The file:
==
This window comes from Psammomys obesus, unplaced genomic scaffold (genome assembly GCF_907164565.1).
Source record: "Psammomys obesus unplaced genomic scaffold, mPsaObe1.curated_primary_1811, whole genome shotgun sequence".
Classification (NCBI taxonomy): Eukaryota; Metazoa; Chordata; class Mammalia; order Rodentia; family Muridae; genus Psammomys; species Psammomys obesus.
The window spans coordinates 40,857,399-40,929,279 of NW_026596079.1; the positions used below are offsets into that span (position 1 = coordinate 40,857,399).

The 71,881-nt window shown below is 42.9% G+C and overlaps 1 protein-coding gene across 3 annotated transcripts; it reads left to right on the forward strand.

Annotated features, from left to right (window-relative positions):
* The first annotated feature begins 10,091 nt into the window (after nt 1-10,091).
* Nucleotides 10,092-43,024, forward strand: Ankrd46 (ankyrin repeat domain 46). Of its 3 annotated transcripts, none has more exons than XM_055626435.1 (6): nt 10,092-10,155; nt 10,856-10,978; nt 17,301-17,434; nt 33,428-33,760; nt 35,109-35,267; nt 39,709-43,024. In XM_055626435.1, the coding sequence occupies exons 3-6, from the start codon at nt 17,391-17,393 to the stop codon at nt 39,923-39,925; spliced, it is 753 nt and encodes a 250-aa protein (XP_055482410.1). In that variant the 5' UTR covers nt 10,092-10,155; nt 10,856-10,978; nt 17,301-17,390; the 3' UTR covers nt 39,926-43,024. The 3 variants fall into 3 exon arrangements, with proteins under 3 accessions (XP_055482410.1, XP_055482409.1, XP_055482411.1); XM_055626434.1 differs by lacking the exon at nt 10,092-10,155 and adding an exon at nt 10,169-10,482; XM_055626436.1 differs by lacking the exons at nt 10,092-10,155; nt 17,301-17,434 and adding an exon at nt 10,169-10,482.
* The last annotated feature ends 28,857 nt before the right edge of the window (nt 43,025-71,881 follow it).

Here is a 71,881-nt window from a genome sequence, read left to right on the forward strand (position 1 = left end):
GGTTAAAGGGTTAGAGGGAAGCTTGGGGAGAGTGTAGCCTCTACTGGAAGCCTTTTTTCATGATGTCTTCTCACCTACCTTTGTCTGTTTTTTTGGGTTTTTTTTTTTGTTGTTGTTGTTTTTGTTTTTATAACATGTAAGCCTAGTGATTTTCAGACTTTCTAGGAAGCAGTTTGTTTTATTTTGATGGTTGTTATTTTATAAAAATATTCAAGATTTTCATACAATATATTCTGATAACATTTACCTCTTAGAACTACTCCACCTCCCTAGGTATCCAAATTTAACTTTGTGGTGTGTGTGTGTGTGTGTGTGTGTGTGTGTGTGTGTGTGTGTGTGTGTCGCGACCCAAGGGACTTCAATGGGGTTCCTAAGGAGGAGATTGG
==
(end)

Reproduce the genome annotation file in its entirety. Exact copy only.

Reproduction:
This window comes from Psammomys obesus, unplaced genomic scaffold (genome assembly GCF_907164565.1).
Source record: "Psammomys obesus unplaced genomic scaffold, mPsaObe1.curated_primary_1811, whole genome shotgun sequence".
Classification (NCBI taxonomy): Eukaryota; Metazoa; Chordata; class Mammalia; order Rodentia; family Muridae; genus Psammomys; species Psammomys obesus.
The window spans coordinates 40,857,399-40,929,279 of NW_026596079.1; the positions used below are offsets into that span (position 1 = coordinate 40,857,399).

The 71,881-nt window shown below is 42.9% G+C and overlaps 1 protein-coding gene across 3 annotated transcripts; it reads left to right on the forward strand.

Annotated features, from left to right (window-relative positions):
* The first annotated feature begins 10,091 nt into the window (after nt 1-10,091).
* Nucleotides 10,092-43,024, forward strand: Ankrd46 (ankyrin repeat domain 46). Of its 3 annotated transcripts, none has more exons than XM_055626435.1 (6): nt 10,092-10,155; nt 10,856-10,978; nt 17,301-17,434; nt 33,428-33,760; nt 35,109-35,267; nt 39,709-43,024. In XM_055626435.1, the coding sequence occupies exons 3-6, from the start codon at nt 17,391-17,393 to the stop codon at nt 39,923-39,925; spliced, it is 753 nt and encodes a 250-aa protein (XP_055482410.1). In that variant the 5' UTR covers nt 10,092-10,155; nt 10,856-10,978; nt 17,301-17,390; the 3' UTR covers nt 39,926-43,024. The 3 variants fall into 3 exon arrangements, with proteins under 3 accessions (XP_055482410.1, XP_055482409.1, XP_055482411.1); XM_055626434.1 differs by lacking the exon at nt 10,092-10,155 and adding an exon at nt 10,169-10,482; XM_055626436.1 differs by lacking the exons at nt 10,092-10,155; nt 17,301-17,434 and adding an exon at nt 10,169-10,482.
* The last annotated feature ends 28,857 nt before the right edge of the window (nt 43,025-71,881 follow it).

Here is a 71,881-nt window from a genome sequence, read left to right on the forward strand (position 1 = left end):
GGTTAAAGGGTTAGAGGGAAGCTTGGGGAGAGTGTAGCCTCTACTGGAAGCCTTTTTTCATGATGTCTTCTCACCTACCTTTGTCTGTTTTTTTGGGTTTTTTTTTTTGTTGTTGTTGTTTTTGTTTTTATAACATGTAAGCCTAGTGATTTTCAGACTTTCTAGGAAGCAGTTTGTTTTATTTTGATGGTTGTTATTTTATAAAAATATTCAAGATTTTCATACAATATATTCTGATAACATTTACCTCTTAGAACTACTCCACCTCCCTAGGTATCCAAATTTAACTTTGTGGTGTGTGTGTGTGTGTGTGTGTGTGTGTGTGTGTGTGTGTGTGTGTGTCGCGACCCAAGGGACTTCAATGGGGTTCCTAAGGAGGAGATTGG